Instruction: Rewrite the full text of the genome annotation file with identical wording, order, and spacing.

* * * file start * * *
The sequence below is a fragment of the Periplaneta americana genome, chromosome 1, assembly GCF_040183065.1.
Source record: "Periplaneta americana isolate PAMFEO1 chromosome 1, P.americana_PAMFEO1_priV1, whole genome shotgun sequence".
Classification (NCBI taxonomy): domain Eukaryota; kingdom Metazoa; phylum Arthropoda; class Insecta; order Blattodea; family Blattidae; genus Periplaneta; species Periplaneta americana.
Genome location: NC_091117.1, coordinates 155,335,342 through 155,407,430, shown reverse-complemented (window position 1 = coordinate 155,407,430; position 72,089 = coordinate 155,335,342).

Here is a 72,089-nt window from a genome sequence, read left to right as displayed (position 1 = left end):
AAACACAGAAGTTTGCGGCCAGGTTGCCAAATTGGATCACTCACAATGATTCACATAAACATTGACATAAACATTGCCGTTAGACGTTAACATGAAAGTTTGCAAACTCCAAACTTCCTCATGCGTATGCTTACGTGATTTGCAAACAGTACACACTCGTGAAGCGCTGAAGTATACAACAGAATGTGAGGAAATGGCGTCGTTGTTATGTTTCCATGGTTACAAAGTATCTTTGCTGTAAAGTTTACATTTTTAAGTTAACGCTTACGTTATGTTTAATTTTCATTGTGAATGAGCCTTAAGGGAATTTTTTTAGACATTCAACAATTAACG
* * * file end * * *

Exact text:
The sequence below is a fragment of the Periplaneta americana genome, chromosome 1, assembly GCF_040183065.1.
Source record: "Periplaneta americana isolate PAMFEO1 chromosome 1, P.americana_PAMFEO1_priV1, whole genome shotgun sequence".
Classification (NCBI taxonomy): domain Eukaryota; kingdom Metazoa; phylum Arthropoda; class Insecta; order Blattodea; family Blattidae; genus Periplaneta; species Periplaneta americana.
Genome location: NC_091117.1, coordinates 155,335,342 through 155,407,430, shown reverse-complemented (window position 1 = coordinate 155,407,430; position 72,089 = coordinate 155,335,342).

Here is a 72,089-nt window from a genome sequence, read left to right as displayed (position 1 = left end):
AAACACAGAAGTTTGCGGCCAGGTTGCCAAATTGGATCACTCACAATGATTCACATAAACATTGACATAAACATTGCCGTTAGACGTTAACATGAAAGTTTGCAAACTCCAAACTTCCTCATGCGTATGCTTACGTGATTTGCAAACAGTACACACTCGTGAAGCGCTGAAGTATACAACAGAATGTGAGGAAATGGCGTCGTTGTTATGTTTCCATGGTTACAAAGTATCTTTGCTGTAAAGTTTACATTTTTAAGTTAACGCTTACGTTATGTTTAATTTTCATTGTGAATGAGCCTTAAGGGAATTTTTTTAGACATTCAACAATTAACG